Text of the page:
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Before prescribing alpha blocker treatment, a primary care physician (PCP) should consider involving the cataract surgeon when treating a patient with a known diagnosis of cataract. So says an educational statement that is part of an initiative by the American Society of Cataract and Refractive Surgery and the American Academy of Ophthalmology launched to further educate PCPs about the connection between alpha blockers, such as tamsulosin (Flomax, Boehringer Ingelheim Pharamceuticals), and intraoperative floppy iris syndrome during cataract surgery.
Most urologists already are aware of intraoperative floppy iris syndrome (IFIS), a complication that can occur during cataract surgery and that has been associated with the alpha blocker drugs frequently prescribed for benign prostatic hyperplasia (BPH), David F. Chang, MD, told Ophthalmology Times. Often, however, urologists do not see patients who have BPH until the condition fails to respond to medical therapy, he added. Most new prescriptions for alpha blocker treatment of BPH or hypertension, Dr. Chang said, are written by primary care physicians (PCPs), and, unfortunately, knowledge of the alpha blocker/IFIS connection is not as widespread among PCPs and their patients as it is among ophthalmologists and urologists.
More than 90% of respondents to a recent survey by the American Society of Cataract and Refractive Surgery (ASCRS) Cataract Clinical Committee indicated that a need existed for better education of prescribing physicians regarding alpha blockers and IFIS. (For more information about the survey, see "IFIS continues to challenge cataract surgeons, survey finds".)
"Based on this clear consensus, we asked the American Academy of Ophthalmology [AAO] to collaborate with ASCRS in launching an educational campaign about IFIS and alpha blockers directed toward PCPs," Dr. Chang, chairman of the ASCRS Cataract Clinical Committee, told Ophthalmology Times. "Both AAO and ASCRS agreed that this was important information to get out both to ophthalmologists and to prescribing doctors."
The campaign includes a one-page, jointly issued "educational update statement" written for prescribing physicians.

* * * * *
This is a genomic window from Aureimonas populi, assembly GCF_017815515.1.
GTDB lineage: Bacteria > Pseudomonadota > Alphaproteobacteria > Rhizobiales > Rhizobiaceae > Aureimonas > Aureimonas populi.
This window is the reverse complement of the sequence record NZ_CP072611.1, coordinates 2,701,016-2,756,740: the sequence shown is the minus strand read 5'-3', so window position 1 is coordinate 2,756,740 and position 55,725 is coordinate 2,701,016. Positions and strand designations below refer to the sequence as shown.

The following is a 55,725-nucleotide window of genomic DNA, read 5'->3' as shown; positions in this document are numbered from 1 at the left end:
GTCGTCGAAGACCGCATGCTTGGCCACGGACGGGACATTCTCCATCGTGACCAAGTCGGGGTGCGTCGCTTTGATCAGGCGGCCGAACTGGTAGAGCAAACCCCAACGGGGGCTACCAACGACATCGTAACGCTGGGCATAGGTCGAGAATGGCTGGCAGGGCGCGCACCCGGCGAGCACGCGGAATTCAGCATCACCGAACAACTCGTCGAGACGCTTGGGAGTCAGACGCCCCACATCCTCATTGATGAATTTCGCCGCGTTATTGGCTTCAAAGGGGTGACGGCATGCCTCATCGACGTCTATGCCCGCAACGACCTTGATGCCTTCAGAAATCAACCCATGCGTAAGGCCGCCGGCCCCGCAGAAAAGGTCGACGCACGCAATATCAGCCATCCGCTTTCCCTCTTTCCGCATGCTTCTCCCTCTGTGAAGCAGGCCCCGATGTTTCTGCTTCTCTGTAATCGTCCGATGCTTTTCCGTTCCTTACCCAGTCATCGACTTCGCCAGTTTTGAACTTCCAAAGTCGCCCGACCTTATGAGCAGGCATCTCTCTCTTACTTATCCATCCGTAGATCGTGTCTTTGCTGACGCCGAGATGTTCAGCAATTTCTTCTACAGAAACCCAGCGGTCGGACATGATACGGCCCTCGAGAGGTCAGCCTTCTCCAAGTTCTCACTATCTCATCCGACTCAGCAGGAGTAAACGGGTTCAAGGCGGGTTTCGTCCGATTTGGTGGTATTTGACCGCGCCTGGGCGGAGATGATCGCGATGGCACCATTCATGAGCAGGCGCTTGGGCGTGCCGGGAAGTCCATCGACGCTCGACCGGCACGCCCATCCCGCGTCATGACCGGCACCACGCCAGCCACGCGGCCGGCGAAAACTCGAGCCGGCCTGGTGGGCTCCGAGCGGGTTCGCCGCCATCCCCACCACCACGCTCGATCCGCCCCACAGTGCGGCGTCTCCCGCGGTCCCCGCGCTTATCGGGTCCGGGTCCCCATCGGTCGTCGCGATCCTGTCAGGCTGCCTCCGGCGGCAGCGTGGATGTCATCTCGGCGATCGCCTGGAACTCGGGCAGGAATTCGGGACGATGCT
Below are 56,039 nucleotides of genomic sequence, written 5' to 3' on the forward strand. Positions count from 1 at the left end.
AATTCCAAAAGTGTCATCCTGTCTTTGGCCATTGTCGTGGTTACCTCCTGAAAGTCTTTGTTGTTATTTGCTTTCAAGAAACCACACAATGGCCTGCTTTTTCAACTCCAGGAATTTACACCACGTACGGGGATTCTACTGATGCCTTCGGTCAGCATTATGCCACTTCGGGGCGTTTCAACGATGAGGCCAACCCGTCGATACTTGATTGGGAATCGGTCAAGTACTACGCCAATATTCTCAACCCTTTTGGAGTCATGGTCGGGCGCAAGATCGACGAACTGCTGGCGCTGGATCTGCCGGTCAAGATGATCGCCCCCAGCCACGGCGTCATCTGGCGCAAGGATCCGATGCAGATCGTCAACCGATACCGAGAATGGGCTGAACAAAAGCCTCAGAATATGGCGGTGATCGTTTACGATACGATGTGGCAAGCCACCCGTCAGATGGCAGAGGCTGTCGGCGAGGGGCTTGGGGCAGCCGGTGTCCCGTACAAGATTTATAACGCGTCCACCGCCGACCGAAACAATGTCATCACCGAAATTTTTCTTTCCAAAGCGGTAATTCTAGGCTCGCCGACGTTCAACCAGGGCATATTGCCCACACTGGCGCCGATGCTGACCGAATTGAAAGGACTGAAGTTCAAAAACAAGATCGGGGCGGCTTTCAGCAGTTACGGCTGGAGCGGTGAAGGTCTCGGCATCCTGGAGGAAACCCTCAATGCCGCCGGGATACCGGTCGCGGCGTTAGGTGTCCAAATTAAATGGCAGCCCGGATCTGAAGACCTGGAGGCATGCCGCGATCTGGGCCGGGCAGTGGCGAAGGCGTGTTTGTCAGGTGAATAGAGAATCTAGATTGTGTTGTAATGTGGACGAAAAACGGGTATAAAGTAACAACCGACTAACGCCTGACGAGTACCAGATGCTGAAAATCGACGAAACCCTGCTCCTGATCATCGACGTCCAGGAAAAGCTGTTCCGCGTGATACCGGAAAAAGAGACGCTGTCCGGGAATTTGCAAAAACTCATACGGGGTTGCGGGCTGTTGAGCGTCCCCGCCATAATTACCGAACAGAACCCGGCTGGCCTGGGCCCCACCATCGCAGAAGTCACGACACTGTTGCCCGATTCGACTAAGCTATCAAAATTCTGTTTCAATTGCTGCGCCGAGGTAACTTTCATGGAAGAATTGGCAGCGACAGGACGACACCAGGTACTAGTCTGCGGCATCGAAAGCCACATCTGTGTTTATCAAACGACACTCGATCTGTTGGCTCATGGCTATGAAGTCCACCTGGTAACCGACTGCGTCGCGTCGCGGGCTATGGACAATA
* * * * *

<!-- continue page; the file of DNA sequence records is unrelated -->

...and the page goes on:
In part, the statement says: "In a patient with a known diagnosis of cataract, prescribing physicians may wish to consider involving the patient's cataract surgeon prior to initiating nonemergent, chronic tamsulosin or alpha blocker treatment. Options might include an eye exam or having either the patient or the prescribing MD communicate with the cataract surgeon. Patients should also be encouraged to report any prior or current history of alpha-1 antagonist use to their ophthalmic surgeon prior to undergoing any eye surgery."
That last point aims to address the potential concerns of patients who already are taking alpha blockers, according to Dr. Chang. "It is important to reassure these patients that the prognosis of cataract surgery remains excellent, as long as the eye surgeon is forewarned about their medication history."
The statement also points out that IFIS still can occur even after patients have discontinued tamsulosin therapy for more than a year, however. "We are trying to explain that it isn't the case that we simply can stop the drug to avoid IFIS altogether," he said.
Reaching out to PCPs
"The leadership of both the American College of Physicians [ACP] and the American Academy of Family Physicians [AAFP] have been supportive of sharing this information with their members," said Dr. Chang, who also is a clinical professor of ophthalmology at the University of California, San Francisco.
In July, the ACP and the AAFP made the statement and the ASCRS survey results available to their members (125,000 and 93,000, respectively) through their usual news channels and their Web sites. The timing of the effort coincided with the expedited publication of the survey results in the Journal of Cataract and Refractive Surgery (2008;34:1201-1209).
Thomas A. Oetting, MD, chairman of the cataract/anterior segment section of the AAO Practicing Ophthalmologists Curriculum panel, told Ophthalmology Times, "The most exciting thing about [the initiative] is that we're trying to reach out to other specialties based on something that we're noticing in our world."
He praised Dr. Chang and the ASCRS Cataract Clinical Committee for working to communicate the message via the educational statement.
"From the point of view of a member of ASCRS, I'm proud that David and the [committee] pushed past all of the barriers to collect the data and then share this information with other specialties," said Dr. Oetting, also professor of clinical ophthalmology, Department of Ophthalmology and Visual Sciences, University of Iowa, Iowa City. "The AAO hopes to help ASCRS spread this important information to prescribing physicians in other specialties."